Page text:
Last Friday or Saturday, my mother asked me qua economist whether we were in a recession.
I carefully explained to her that the standard formal definition of
recession is two or more consecutive quarters of over-all economic contraction. So, as I explained, if I said that we were in a recession then I would be saying that it had contracted in the first quarter of 2008 and would contract in the second quarter, or that it would contract both in the second quarter and in the third quarter.
After that careful prefacing, I told her that I thought that we were in a recession, but that this had to be seen as a guess.
Well, the data have since been reported for the first quarter of 2007, and apparently the economy did not contract, though its annualized growth rate was a sad .6%. My guess is in danger of being falsified, if the growth rate manages to stay at-or-above zero in the present quarter, or if things pull back above zero in the next quarter. Unsurprisingly, I'd be pleased if the data proved me wrong.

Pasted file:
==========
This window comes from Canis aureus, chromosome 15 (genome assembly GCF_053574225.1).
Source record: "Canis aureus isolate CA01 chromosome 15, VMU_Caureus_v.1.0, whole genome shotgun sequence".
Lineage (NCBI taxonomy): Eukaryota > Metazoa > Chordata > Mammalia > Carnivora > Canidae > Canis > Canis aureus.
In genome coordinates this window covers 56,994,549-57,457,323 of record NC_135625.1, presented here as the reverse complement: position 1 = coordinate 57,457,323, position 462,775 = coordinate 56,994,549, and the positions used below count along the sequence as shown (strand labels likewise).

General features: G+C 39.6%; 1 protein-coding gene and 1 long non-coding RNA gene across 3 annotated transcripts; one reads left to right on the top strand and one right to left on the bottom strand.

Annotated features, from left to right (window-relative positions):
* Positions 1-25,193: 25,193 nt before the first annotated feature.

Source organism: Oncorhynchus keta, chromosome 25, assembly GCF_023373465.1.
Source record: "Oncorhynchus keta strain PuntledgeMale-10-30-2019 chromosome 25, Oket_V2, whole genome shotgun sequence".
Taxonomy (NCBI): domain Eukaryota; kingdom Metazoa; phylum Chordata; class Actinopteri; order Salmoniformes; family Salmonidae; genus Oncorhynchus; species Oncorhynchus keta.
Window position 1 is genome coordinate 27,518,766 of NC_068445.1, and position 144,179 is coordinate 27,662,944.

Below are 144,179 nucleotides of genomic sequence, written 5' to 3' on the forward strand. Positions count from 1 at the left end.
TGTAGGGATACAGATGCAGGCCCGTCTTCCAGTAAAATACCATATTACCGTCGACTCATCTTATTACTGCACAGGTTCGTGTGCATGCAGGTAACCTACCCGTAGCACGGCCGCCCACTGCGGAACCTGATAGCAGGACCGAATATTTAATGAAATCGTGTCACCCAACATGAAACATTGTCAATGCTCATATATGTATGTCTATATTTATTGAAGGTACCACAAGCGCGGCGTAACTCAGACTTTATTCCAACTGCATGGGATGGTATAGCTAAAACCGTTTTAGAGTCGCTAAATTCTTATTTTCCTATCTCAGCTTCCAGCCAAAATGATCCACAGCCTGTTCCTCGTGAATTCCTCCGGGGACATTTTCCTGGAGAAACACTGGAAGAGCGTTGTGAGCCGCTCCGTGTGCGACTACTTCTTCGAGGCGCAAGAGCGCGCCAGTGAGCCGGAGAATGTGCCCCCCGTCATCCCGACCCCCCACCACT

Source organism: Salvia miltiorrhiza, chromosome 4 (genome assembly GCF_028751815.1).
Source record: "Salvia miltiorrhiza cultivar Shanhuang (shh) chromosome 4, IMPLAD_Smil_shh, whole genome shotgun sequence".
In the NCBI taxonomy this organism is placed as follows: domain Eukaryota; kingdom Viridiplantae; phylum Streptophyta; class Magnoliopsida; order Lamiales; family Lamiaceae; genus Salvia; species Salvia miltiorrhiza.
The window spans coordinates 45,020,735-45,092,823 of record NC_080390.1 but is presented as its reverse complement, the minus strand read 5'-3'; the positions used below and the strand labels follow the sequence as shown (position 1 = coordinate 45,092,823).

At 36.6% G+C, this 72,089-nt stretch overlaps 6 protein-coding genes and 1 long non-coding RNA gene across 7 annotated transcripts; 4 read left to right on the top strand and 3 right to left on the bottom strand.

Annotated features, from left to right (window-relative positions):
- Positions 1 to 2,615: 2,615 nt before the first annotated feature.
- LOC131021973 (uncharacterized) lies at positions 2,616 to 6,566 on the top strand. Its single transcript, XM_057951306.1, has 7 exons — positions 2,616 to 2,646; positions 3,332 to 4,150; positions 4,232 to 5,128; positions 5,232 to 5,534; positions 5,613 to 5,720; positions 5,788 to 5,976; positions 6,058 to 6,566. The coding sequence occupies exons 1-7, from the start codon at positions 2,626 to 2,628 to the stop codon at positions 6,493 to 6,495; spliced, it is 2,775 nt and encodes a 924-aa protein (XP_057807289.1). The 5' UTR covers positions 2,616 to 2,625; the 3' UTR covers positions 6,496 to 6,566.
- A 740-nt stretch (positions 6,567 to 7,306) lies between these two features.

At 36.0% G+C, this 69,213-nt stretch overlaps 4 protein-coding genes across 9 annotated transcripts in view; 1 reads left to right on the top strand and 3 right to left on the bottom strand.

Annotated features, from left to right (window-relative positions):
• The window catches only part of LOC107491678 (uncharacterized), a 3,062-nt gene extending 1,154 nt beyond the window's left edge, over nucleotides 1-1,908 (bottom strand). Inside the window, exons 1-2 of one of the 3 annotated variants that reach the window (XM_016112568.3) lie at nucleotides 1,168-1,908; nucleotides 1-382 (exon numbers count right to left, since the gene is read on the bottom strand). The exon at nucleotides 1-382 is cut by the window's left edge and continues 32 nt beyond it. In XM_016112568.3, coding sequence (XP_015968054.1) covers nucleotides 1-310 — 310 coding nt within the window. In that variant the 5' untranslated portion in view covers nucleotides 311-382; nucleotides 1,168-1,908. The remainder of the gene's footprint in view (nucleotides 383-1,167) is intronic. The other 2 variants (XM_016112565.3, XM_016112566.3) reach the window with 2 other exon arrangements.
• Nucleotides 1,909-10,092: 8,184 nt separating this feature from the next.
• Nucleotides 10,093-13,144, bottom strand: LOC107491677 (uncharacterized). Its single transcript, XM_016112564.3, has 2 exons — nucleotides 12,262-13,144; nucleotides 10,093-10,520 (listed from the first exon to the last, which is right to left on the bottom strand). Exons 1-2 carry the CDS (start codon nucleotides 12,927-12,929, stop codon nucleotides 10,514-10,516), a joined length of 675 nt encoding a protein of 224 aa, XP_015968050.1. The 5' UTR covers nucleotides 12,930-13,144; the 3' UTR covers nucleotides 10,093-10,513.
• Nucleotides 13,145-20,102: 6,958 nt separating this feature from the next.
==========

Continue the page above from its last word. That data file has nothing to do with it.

In that first quarter, there were those who were mocked for refusing to concede that the economy was in recession. The data demonstrate that it was wrong to mock them. Not that any apologies will be made by those who did the mocking, or even that they will be held to task by other commentators in their circles.
Mind you that a small decline wouldn't have legitimized the mocking. What is wrong, first and foremost, is too much certitude. And then that wrong is compounded by attacking those who are duly cautious.